February 2, 2017 § 1 Comment
Robert Frost wrote, “If we couldn’t laugh we would all go insane.” Given the headlines of the past two weeks, it’s getting increasingly difficult to laugh at ourselves. Thankfully, we can turn to literature and art to restore our sanity.
When it comes to choosing reading (or television) material, my husband is fond of reminding me that he “only wants a laugh.” Such proclivity doesn’t exist in me. True to form, I began January by losing myself in Adam Haslett’s devastating (if devastatingly beautiful) novel, Imagine Me Gone, where at one point a manic-depressive father sits across from his recently teenaged son and laments silently, “If I ever had the care of his soul, I don’t anymore.” I couldn’t look at my own (rapidly-aging) children for the rest of the day without crying—much less handle reading the news—so I traded in that book for Tina Fey’s performance of Bossypants, which I listened to for the next two weeks in the car. Doubling over the steering wheel in convulsive laughter feels like more appropriate self-care for the times.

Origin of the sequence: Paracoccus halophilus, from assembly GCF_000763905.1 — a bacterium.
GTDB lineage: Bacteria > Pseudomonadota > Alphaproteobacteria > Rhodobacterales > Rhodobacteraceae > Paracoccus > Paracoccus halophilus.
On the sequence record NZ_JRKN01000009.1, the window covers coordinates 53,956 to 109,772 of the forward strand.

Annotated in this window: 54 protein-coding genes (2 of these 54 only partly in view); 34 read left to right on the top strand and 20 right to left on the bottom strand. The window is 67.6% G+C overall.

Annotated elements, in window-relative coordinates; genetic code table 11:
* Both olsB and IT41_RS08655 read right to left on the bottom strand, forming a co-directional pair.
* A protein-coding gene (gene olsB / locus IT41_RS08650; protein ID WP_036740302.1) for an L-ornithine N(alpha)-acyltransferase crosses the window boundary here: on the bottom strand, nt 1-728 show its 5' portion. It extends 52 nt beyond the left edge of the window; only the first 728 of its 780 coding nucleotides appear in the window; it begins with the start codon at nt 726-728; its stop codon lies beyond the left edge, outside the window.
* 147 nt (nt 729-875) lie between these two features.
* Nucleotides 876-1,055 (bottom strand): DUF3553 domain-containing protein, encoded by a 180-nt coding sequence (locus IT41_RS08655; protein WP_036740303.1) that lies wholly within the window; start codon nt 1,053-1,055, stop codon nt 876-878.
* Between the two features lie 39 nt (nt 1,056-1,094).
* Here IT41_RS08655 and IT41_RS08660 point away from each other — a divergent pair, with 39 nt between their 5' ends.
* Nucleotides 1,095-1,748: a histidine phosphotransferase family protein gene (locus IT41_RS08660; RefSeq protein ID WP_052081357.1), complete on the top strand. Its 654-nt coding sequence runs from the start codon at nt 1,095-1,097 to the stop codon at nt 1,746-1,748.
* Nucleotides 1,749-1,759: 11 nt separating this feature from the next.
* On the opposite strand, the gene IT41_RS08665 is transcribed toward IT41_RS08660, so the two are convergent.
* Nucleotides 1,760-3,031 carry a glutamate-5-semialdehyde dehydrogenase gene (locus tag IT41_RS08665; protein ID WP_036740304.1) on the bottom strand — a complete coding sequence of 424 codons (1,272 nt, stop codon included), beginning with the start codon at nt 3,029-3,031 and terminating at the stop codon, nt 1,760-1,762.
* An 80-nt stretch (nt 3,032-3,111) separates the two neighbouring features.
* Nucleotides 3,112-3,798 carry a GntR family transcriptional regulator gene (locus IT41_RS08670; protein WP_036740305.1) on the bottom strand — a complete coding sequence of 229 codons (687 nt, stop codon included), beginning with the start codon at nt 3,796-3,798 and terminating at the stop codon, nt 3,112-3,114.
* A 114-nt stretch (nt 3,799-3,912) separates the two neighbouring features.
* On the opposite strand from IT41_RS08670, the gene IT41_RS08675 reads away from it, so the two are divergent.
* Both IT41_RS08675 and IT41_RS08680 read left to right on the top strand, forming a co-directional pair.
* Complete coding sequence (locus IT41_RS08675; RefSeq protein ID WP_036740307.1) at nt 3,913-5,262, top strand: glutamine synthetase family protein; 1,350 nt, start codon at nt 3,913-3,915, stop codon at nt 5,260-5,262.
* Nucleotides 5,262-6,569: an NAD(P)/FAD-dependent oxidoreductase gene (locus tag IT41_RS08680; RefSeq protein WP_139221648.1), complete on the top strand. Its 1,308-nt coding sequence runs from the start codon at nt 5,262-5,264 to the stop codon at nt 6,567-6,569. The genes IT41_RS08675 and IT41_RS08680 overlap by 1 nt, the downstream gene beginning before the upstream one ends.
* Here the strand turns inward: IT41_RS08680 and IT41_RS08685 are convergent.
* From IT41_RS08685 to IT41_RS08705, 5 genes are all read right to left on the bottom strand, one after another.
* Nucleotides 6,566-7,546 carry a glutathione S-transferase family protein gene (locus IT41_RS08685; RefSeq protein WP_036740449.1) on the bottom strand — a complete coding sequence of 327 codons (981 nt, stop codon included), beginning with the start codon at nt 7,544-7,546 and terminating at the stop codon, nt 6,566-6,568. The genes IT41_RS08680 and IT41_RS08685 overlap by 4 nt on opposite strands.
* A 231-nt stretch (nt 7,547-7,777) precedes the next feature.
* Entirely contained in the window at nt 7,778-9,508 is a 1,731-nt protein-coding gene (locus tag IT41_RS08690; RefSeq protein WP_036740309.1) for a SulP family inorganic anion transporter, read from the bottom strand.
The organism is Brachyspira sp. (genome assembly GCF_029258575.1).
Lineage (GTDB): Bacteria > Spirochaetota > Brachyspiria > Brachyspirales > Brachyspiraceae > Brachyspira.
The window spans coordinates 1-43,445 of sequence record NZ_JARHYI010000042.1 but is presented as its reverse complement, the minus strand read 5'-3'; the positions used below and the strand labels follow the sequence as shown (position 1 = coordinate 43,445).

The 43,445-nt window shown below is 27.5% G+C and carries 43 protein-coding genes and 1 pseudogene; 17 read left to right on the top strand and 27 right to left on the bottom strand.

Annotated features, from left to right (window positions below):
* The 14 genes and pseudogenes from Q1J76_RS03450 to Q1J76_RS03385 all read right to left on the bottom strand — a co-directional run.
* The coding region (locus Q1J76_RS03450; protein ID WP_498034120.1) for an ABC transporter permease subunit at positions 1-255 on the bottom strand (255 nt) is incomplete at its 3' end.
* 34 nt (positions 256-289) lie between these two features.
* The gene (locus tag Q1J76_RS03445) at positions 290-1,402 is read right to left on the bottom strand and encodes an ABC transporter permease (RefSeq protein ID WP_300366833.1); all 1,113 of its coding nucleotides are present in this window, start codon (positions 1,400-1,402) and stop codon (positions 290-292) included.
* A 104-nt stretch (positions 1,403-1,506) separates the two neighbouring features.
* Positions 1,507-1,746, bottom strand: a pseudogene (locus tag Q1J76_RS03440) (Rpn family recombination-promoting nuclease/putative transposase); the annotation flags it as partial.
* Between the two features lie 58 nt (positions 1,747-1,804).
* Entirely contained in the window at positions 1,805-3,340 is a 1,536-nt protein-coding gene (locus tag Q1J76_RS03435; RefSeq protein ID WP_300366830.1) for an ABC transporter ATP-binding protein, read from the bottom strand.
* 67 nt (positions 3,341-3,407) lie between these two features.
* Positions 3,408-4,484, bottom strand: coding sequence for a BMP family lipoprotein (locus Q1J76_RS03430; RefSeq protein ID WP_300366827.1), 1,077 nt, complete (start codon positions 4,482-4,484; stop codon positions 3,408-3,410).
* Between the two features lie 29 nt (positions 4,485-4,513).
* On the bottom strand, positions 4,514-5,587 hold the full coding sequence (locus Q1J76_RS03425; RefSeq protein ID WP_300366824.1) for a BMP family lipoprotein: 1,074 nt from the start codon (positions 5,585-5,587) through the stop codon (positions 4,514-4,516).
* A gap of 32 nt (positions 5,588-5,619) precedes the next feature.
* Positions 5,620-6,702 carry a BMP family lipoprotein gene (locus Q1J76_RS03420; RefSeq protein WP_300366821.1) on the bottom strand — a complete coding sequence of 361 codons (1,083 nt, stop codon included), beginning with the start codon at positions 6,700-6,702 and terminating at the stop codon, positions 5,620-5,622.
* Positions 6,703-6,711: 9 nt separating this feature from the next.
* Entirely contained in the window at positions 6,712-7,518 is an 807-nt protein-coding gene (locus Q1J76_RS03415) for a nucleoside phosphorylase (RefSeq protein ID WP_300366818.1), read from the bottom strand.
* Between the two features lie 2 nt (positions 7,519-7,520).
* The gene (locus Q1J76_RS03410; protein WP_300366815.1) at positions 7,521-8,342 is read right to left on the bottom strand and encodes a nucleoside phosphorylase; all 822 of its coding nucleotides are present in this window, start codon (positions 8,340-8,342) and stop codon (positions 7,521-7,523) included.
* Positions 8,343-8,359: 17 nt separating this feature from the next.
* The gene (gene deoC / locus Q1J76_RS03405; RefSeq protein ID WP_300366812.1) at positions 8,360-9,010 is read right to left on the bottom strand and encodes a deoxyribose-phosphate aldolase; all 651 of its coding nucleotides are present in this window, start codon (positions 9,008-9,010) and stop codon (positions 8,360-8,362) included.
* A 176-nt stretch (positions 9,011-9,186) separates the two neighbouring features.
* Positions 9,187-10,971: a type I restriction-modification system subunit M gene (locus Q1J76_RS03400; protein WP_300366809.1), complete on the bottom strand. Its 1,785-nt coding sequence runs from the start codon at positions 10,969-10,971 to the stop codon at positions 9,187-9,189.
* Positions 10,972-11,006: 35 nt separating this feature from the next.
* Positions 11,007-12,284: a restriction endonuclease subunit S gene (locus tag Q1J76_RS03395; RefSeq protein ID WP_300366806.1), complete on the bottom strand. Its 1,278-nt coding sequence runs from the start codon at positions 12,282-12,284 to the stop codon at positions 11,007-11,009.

June 13, 2012 Comments Off on Make Way for “Hippopposites”
If there was ever a children’s book destined for the Museum of Modern Art, this would be it. Until then, Janik Coat’s newly published Hippopposites (Ages 18 mos-5 yrs) will find a perfect home alongside the Oeuf cribs and Tripp Trapp Chairs of today’s urban nurseries. From the thick oversized board pages, finished in an ultra high gloss, to the bold die-cut silhouettes, this book is a tour de force in graphic design.
But artistic achievement aside, what impressed me most when I encountered this gem on the shelves of my local bookstore is: FINALLY, a book that actually teaches the concept of opposites. There are lots of fun rhyming read-alouds that make use of opposites to tell their stories (see my list below), but they’re equal part silliness. Until now, I’m going to bet that kids have never mastered their opposites from reading books.